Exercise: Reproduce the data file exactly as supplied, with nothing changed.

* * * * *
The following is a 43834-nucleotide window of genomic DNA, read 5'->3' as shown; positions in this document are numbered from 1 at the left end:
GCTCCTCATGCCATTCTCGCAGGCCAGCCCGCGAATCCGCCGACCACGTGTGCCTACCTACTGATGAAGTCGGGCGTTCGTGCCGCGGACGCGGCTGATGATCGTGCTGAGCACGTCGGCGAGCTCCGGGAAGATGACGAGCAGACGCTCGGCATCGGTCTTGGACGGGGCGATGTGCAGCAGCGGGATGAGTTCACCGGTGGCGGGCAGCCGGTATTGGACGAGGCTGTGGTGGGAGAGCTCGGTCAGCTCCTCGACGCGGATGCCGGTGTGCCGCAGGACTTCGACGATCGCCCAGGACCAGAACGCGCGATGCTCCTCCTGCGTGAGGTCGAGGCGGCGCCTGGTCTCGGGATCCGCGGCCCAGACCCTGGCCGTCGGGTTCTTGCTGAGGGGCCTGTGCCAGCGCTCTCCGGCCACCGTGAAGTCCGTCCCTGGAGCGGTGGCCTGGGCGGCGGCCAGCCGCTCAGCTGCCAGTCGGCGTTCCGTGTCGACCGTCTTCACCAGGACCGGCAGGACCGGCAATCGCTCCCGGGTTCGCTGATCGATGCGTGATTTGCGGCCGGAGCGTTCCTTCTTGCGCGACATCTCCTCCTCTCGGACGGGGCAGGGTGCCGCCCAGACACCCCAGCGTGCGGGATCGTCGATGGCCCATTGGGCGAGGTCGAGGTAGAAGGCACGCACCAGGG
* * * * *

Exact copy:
The following is a 43834-nucleotide window of genomic DNA, read 5'->3' as shown; positions in this document are numbered from 1 at the left end:
GCTCCTCATGCCATTCTCGCAGGCCAGCCCGCGAATCCGCCGACCACGTGTGCCTACCTACTGATGAAGTCGGGCGTTCGTGCCGCGGACGCGGCTGATGATCGTGCTGAGCACGTCGGCGAGCTCCGGGAAGATGACGAGCAGACGCTCGGCATCGGTCTTGGACGGGGCGATGTGCAGCAGCGGGATGAGTTCACCGGTGGCGGGCAGCCGGTATTGGACGAGGCTGTGGTGGGAGAGCTCGGTCAGCTCCTCGACGCGGATGCCGGTGTGCCGCAGGACTTCGACGATCGCCCAGGACCAGAACGCGCGATGCTCCTCCTGCGTGAGGTCGAGGCGGCGCCTGGTCTCGGGATCCGCGGCCCAGACCCTGGCCGTCGGGTTCTTGCTGAGGGGCCTGTGCCAGCGCTCTCCGGCCACCGTGAAGTCCGTCCCTGGAGCGGTGGCCTGGGCGGCGGCCAGCCGCTCAGCTGCCAGTCGGCGTTCCGTGTCGACCGTCTTCACCAGGACCGGCAGGACCGGCAATCGCTCCCGGGTTCGCTGATCGATGCGTGATTTGCGGCCGGAGCGTTCCTTCTTGCGCGACATCTCCTCCTCTCGGACGGGGCAGGGTGCCGCCCAGACACCCCAGCGTGCGGGATCGTCGATGGCCCATTGGGCGAGGTCGAGGTAGAAGGCACGCACCAGGG